This 8-week study seeks to evaluate the safety and efficacy of Buspar (buspirone) for thetreatment of significant anxiety in children and adolescents with ASD. Buspar is an approved medication for the treatment of anxiety symptoms, which are often present in children with ASD. Participants are children or adolescents ages 6-17 with a diagnosis of autism, Asperger’s disorder or PDD-NOS, and significant features of anxiety.
Find more information on ClinicalTrials.gov: https://clinicaltrials.gov/ct2/show/NCT01850355
Examining the neural correlates of ADHD in adolescents with autism: A preliminary fMRI study
This is an fMRI study in collaboration with Dr. John Gabrieli at MIT. This study with examines the brains of children with ADHD, as well as children with ASD+ADHD and children with neither. The major goal of this study is to use cognitive neuroscience methods to discover whether ADHD-like difficulties in ASD are associated either with the same or different brain characteristics. Eligible male participants, ages 8-17, are divided by diagnostic groups: comorbid ASD+ADHD, ADHD only, and healthy controls.
Emotional dysregulation and autism spectrum disorder: A preliminary spectroscopic neuroimaging study
The goal of this study is to use cognitive neuroscience methods to examine whether emotional dysregulation (ED) in ASD presents in the brain similarly to or differently from typical ED. Emotional dysregulation (ED) is characterized by poor self-regulation that includes symptoms of low frustration tolerance, impatience, quickness to anger, and marked emotional reactivity. Eligible children ages 8-17 are divided into four groups based on the presence of ED and ASD: ASD with ED, ASD without ED, ED without ASD, and healthy controls.
Warren Building 624Massachusetts General Hospital55 Fruit StreetBoston, MA 02114
Alan and Lorraine Bressler were passionate about giving back to the Boston-area community where they lived for more than half a century and raised three daughters. Lorraine is a long-time overseer of the Museum of Fine Arts, where the couple created a named gallery. Alan, who passed away in September 2012, was a trustee of the Boston Symphony Orchestra. In addition to art and music, the couple supported education through the Boston Latin School Association and other Boston education projects. Over the last decade, the Bresslers became aware of another pressing community need.
The Bresslers knew that Joseph Biederman, MD, and his colleagues in the Clinical and Research Program in Pediatric Psychopharmacology and Adult ADHD at Mass General were studying how treatment of co-occurring psychiatric conditions can enable individuals with high-functioning autism to reach their potential and lead fulfilling lives. The Biederman team’s research was prompted by their observation that about 15% of the young people they were treating for ADHD, depression, anxiety and bipolar disorder had this form of autism.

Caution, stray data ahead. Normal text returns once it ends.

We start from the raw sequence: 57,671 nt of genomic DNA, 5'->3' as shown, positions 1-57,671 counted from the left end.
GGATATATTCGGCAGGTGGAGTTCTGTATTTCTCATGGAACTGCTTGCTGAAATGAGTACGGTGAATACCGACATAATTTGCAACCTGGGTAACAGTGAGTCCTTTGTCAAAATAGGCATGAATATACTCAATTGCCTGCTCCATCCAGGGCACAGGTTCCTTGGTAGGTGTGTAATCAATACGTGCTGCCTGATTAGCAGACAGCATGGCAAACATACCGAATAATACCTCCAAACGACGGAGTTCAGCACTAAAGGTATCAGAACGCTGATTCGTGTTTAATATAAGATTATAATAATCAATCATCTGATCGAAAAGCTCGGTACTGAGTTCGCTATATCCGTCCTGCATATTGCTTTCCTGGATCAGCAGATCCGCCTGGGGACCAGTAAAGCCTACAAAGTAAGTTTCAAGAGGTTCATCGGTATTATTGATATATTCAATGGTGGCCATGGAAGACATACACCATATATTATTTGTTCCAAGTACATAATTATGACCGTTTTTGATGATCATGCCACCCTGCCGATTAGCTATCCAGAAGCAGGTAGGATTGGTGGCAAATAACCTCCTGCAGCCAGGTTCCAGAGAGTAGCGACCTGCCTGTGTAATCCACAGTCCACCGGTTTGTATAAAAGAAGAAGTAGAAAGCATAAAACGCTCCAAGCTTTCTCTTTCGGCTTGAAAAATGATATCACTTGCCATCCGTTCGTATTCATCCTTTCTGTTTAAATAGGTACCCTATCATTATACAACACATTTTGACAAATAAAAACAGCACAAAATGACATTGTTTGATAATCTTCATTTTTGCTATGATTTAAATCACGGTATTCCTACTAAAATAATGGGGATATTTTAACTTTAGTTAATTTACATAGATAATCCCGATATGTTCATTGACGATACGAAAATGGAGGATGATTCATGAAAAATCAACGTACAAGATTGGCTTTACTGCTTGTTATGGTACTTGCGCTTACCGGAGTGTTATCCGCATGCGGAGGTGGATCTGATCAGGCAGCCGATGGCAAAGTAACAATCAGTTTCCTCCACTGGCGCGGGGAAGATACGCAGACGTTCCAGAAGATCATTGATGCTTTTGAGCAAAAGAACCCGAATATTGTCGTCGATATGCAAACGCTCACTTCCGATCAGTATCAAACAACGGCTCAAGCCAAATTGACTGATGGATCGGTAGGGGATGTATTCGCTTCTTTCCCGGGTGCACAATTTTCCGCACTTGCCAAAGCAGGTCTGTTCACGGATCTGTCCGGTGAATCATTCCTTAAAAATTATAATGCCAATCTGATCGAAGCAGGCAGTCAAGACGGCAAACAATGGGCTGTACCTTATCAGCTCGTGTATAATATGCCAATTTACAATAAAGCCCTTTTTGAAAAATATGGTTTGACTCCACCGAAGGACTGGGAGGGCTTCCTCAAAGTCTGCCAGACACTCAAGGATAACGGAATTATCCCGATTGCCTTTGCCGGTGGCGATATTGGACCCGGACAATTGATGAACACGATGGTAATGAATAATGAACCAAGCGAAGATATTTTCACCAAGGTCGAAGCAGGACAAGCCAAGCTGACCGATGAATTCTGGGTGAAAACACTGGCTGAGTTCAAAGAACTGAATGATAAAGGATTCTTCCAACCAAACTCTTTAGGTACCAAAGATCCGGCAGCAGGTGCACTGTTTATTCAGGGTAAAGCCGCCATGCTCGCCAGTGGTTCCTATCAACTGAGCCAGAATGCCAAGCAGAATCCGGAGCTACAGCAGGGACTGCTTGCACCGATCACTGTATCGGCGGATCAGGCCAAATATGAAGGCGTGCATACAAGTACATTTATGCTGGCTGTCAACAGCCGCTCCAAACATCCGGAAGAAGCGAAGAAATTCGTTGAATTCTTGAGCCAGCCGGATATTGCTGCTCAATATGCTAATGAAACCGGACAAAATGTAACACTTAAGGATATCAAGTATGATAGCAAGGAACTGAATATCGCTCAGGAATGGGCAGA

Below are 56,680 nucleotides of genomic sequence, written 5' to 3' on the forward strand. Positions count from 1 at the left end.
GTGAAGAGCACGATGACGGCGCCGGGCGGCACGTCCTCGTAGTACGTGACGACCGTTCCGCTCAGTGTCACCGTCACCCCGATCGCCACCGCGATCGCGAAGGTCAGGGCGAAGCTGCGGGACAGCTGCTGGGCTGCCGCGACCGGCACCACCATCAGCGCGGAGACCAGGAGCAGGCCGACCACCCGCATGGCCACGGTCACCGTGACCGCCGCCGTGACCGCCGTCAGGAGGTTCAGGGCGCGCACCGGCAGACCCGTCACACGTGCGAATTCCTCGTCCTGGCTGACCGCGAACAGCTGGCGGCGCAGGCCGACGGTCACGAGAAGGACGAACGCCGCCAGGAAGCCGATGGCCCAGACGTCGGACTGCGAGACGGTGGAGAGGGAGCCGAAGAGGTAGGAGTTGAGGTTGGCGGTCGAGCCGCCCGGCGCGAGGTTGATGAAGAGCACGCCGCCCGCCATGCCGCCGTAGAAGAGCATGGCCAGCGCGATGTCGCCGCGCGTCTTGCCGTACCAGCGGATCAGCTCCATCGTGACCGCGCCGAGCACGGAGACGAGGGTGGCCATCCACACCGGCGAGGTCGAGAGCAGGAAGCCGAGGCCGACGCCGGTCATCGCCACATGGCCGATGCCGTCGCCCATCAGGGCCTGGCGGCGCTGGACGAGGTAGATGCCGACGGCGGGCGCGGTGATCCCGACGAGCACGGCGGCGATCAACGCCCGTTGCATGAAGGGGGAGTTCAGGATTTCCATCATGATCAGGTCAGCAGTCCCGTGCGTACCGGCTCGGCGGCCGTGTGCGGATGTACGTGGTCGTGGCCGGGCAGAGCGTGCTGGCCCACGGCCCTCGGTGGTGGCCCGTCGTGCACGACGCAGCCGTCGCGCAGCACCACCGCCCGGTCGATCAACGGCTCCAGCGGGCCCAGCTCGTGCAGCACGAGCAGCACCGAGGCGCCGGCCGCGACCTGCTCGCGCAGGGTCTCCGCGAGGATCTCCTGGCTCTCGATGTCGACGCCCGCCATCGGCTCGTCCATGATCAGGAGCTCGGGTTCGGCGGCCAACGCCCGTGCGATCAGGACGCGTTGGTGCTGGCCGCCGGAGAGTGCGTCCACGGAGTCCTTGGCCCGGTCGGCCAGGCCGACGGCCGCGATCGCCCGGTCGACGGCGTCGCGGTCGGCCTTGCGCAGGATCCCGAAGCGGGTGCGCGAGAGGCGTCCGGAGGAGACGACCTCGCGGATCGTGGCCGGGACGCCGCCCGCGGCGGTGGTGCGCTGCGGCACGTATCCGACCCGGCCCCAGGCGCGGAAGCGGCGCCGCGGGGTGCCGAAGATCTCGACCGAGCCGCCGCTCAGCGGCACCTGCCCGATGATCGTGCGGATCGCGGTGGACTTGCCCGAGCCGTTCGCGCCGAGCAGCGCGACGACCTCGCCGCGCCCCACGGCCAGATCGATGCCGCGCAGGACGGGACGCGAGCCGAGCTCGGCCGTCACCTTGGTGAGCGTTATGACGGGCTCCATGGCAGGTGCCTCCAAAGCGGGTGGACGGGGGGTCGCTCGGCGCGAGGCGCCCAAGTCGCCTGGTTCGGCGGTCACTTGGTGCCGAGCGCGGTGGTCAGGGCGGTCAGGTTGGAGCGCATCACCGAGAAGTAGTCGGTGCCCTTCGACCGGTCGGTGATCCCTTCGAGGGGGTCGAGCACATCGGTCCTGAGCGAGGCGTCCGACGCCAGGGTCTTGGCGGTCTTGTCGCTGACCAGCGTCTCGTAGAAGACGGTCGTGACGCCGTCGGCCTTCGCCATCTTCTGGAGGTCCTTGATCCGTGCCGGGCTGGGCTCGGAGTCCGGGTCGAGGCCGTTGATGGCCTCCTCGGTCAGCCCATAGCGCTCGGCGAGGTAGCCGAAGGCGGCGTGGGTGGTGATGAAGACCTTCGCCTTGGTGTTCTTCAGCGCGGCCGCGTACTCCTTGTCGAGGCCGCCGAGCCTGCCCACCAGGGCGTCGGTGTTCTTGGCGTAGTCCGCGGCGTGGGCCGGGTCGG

“Dr. Biederman and his team were developing a system of coordinated care to provide practical solutions for families dealing with these challenges,” said Alan Bressler in a 2010 interview. “That approach made sense to us, so we began a discussion of how we could support his efforts.” The couple’s overture soon led to the creation of the Alan and Lorraine Bressler Clinical and Research Program for Autism Spectrum Disorders at Mass General. The program opened to patients in October 2007. It is one of only a few in the country to provide comprehensive psychiatric evaluation of children and adults with high-functioning autism and to focus on treating their psychiatric conditions.
“The program made possible by the Bresslers is extraordinary on many levels,” says Dr. Biederman, founding director of the Bressler Program. “In many cases, young people can learn to manage and live with the symptoms of high-functioning autism. But if such a child is inattentive because of ADHD, or agitated, aggressive or violent because of bipolar disorder, teachers cannot reach the child, and he or she is likely to fail in school and function poorly in work, social and family life.”
Dr. Biederman and colleagues have found that with proper psychiatric treatment, their patients with autism can take fuller advantage of educational, social skills and vocational programs.
Patients come from all over the country to seek evaluation and treatment. “Before the Bressler Program existed, many parents of children with high-functioning autism were at their wits’ end, diagnostically confused and unable to find programs that offered effective treatment,” says Gagan Joshi, MD, scientific director of the Bressler Program. “The Bressler Program offers them a ‘home,’ where their child is fully understood and can receive treatment and support well into adulthood.”
“We knew that supporting this renowned group of psychiatrists and psychologists would yield benefits far beyond what anyone could have imagined, and this has already begun to happen,” said Alan Bressler in the 2010 interview. “We hope that the program will become a national model.” Since the number of referrals exceeds current clinical capacity, the family also hopes that others will step forward to support the program so that the team can help more families and conduct further research.